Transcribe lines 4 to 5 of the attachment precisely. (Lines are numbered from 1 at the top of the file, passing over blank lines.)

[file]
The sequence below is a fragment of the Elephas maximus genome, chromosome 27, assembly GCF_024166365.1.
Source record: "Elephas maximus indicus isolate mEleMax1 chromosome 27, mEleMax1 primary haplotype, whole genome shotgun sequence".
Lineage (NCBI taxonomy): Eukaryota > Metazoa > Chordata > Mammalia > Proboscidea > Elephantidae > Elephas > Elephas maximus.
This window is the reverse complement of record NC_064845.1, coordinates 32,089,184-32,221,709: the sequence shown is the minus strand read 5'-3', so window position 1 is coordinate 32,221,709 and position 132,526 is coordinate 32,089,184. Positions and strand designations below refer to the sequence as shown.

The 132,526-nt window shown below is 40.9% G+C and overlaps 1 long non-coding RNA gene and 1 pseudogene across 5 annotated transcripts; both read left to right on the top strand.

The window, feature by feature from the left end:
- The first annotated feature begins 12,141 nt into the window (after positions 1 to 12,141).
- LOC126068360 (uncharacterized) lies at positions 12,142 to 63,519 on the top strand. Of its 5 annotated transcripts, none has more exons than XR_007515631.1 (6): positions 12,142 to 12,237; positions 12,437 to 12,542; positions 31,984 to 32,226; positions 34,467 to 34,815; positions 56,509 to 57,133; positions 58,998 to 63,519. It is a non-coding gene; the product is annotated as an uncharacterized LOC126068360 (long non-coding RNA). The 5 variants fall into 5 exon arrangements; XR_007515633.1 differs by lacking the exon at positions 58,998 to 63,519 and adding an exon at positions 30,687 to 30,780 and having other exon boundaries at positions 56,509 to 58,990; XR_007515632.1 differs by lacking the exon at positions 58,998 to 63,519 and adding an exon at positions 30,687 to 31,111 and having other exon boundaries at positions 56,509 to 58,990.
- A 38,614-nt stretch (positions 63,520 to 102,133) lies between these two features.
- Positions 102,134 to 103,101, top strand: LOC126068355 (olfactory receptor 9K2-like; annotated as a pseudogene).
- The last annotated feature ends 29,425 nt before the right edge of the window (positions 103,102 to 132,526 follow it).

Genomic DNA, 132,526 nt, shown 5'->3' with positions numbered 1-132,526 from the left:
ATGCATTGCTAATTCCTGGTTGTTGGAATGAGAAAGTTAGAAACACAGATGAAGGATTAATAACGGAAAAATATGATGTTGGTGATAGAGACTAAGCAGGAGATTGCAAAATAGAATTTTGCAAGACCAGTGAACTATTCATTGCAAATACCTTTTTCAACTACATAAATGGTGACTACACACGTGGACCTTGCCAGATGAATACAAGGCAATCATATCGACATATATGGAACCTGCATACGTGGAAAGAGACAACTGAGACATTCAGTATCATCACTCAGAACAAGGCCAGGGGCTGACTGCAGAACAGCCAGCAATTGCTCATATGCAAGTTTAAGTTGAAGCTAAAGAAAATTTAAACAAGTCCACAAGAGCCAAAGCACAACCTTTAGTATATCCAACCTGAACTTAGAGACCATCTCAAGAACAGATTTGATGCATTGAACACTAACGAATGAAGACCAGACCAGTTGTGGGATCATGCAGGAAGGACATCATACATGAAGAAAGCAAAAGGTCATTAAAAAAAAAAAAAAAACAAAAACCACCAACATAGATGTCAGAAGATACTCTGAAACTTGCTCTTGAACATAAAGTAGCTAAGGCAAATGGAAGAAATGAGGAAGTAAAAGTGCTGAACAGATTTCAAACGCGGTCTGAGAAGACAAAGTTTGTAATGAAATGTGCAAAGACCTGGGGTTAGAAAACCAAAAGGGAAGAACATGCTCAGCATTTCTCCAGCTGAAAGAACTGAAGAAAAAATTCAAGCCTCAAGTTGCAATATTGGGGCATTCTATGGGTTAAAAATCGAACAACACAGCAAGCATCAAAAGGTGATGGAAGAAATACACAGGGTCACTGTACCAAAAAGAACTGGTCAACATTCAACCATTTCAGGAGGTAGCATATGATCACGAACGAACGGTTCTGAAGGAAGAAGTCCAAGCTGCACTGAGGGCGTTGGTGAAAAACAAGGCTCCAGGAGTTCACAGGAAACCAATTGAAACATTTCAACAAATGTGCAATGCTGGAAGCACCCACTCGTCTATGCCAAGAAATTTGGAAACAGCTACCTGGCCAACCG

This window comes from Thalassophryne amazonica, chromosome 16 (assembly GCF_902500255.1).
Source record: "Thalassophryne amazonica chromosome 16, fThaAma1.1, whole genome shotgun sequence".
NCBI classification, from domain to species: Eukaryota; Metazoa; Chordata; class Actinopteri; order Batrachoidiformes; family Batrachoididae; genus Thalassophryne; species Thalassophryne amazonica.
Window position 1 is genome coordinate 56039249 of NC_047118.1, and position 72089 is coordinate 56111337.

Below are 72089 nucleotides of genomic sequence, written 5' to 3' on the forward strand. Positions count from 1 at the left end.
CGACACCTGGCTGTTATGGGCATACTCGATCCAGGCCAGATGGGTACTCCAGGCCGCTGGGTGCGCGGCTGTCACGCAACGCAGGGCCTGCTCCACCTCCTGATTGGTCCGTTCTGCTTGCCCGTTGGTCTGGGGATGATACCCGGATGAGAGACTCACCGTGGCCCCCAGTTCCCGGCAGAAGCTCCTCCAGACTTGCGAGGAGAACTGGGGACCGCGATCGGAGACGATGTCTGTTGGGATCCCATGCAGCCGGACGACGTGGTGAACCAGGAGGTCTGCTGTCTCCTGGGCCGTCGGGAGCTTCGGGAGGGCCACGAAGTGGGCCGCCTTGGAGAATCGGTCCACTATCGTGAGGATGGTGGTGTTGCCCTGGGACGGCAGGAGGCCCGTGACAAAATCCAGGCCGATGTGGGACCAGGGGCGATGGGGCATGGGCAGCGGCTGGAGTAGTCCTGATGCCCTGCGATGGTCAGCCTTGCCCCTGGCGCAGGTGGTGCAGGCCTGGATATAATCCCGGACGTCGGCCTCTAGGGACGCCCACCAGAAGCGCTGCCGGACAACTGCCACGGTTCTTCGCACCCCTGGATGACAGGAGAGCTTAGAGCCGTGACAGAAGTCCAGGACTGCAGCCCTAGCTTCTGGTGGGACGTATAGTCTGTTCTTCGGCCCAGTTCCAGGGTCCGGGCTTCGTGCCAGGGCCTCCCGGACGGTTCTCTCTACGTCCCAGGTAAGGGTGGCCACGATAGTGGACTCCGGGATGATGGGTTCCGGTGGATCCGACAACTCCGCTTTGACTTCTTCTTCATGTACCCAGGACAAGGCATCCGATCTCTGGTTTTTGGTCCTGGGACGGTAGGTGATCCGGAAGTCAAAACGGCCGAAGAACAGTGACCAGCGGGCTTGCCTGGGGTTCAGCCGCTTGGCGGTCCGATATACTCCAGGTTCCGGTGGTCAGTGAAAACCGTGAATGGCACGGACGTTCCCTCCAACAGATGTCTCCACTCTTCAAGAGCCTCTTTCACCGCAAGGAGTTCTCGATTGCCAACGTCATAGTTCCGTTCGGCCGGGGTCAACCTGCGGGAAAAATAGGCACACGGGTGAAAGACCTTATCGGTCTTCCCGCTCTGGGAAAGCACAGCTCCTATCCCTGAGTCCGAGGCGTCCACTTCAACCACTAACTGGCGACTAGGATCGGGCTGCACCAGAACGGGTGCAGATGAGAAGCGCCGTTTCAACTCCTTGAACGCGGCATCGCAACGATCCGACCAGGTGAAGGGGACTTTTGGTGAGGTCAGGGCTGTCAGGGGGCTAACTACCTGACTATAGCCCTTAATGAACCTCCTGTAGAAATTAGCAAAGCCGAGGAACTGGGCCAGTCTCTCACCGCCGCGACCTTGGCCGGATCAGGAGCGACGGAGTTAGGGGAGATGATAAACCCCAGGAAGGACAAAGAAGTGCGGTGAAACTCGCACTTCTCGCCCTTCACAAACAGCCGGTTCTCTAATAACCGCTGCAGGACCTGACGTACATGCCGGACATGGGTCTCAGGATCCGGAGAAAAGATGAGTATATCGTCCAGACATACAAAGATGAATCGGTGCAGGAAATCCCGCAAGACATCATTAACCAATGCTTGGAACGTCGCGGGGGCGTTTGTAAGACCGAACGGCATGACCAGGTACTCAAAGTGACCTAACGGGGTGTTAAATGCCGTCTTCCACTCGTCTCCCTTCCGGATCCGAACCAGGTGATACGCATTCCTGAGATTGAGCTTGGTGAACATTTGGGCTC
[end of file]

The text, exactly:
This window is the reverse complement of record NC_064845.1, coordinates 32,089,184-32,221,709: the sequence shown is the minus strand read 5'-3', so window position 1 is coordinate 32,221,709 and position 132,526 is coordinate 32,089,184. Positions and strand designations below refer to the sequence as shown.

The 132,526-nt window shown below is 40.9% G+C and overlaps 1 long non-coding RNA gene and 1 pseudogene across 5 annotated transcripts; both read left to right on the top strand.